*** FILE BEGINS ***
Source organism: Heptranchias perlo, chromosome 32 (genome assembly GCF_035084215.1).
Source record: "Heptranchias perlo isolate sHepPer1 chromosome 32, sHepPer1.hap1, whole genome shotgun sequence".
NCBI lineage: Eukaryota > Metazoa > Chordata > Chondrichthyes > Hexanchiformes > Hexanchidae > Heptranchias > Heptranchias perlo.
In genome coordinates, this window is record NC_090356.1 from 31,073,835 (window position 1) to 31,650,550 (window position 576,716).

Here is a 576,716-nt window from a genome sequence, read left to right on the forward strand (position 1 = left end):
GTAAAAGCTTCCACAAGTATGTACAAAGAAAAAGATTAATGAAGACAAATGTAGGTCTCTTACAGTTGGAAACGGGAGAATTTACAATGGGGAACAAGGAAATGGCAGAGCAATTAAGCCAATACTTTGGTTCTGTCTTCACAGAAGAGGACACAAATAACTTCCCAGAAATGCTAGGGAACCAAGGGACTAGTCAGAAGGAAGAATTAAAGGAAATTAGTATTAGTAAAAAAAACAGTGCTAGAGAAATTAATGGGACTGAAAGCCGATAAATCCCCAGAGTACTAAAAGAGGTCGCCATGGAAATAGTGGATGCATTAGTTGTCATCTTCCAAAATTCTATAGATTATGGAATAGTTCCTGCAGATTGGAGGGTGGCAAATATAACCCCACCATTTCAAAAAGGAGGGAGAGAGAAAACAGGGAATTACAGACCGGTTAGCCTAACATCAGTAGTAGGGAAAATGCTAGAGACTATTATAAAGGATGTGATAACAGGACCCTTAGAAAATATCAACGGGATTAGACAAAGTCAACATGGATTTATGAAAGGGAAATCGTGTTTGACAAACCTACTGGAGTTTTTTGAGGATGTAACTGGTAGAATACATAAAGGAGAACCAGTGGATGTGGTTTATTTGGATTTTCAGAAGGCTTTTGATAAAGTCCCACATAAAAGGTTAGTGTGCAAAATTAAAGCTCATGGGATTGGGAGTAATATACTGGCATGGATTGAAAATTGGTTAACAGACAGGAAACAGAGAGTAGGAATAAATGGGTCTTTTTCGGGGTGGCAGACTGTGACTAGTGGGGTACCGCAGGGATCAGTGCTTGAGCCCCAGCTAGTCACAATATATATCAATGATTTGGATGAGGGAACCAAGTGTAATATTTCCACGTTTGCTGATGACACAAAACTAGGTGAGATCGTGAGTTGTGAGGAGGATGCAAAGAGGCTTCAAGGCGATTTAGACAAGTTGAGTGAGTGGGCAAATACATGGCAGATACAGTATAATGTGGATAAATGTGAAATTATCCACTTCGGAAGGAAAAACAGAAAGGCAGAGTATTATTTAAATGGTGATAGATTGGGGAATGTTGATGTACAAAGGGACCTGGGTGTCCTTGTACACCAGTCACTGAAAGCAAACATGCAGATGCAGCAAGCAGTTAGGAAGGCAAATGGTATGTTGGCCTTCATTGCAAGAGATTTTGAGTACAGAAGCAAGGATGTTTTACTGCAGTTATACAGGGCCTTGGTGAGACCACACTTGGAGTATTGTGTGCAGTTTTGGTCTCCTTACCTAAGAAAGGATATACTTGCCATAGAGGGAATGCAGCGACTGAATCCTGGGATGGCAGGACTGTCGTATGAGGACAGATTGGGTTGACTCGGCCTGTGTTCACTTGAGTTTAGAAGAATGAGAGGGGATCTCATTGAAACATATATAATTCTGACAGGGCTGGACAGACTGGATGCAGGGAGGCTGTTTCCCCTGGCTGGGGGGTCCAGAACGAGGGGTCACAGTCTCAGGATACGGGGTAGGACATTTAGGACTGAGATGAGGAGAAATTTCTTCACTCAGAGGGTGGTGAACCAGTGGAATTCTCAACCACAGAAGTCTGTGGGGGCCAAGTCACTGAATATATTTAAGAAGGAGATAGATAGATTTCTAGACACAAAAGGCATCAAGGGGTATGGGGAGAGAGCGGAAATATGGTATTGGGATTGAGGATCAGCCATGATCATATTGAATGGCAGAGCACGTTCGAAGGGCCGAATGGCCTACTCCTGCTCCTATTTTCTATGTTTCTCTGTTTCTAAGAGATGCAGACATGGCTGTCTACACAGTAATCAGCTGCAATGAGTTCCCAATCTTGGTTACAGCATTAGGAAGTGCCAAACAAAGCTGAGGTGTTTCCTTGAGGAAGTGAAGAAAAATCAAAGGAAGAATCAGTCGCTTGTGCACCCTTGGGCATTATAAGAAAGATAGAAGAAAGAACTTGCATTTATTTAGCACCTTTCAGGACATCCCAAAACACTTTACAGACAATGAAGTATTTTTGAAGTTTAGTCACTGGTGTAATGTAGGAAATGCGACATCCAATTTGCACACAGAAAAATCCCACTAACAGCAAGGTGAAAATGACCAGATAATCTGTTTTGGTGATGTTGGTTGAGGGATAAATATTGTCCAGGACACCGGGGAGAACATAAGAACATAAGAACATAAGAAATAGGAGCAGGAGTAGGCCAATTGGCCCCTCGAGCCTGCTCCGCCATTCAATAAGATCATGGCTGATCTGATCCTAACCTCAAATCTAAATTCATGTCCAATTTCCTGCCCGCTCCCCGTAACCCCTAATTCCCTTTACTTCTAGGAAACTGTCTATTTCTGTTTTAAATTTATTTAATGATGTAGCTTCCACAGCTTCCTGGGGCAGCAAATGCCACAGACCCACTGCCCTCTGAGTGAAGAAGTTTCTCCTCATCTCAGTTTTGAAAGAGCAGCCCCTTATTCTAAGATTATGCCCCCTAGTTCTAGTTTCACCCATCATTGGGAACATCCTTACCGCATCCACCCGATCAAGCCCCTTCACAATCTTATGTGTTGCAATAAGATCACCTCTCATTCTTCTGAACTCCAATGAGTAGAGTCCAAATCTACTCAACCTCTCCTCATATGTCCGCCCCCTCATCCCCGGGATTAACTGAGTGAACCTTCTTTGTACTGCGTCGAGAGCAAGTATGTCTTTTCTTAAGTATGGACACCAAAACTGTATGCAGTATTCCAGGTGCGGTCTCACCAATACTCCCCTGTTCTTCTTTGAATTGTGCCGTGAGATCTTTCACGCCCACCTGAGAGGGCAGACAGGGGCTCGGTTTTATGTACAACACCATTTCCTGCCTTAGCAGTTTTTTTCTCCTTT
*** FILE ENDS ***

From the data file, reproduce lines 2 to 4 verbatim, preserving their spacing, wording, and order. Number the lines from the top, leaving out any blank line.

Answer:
Source record: "Heptranchias perlo isolate sHepPer1 chromosome 32, sHepPer1.hap1, whole genome shotgun sequence".
NCBI lineage: Eukaryota > Metazoa > Chordata > Chondrichthyes > Hexanchiformes > Hexanchidae > Heptranchias > Heptranchias perlo.
In genome coordinates, this window is record NC_090356.1 from 31,073,835 (window position 1) to 31,650,550 (window position 576,716).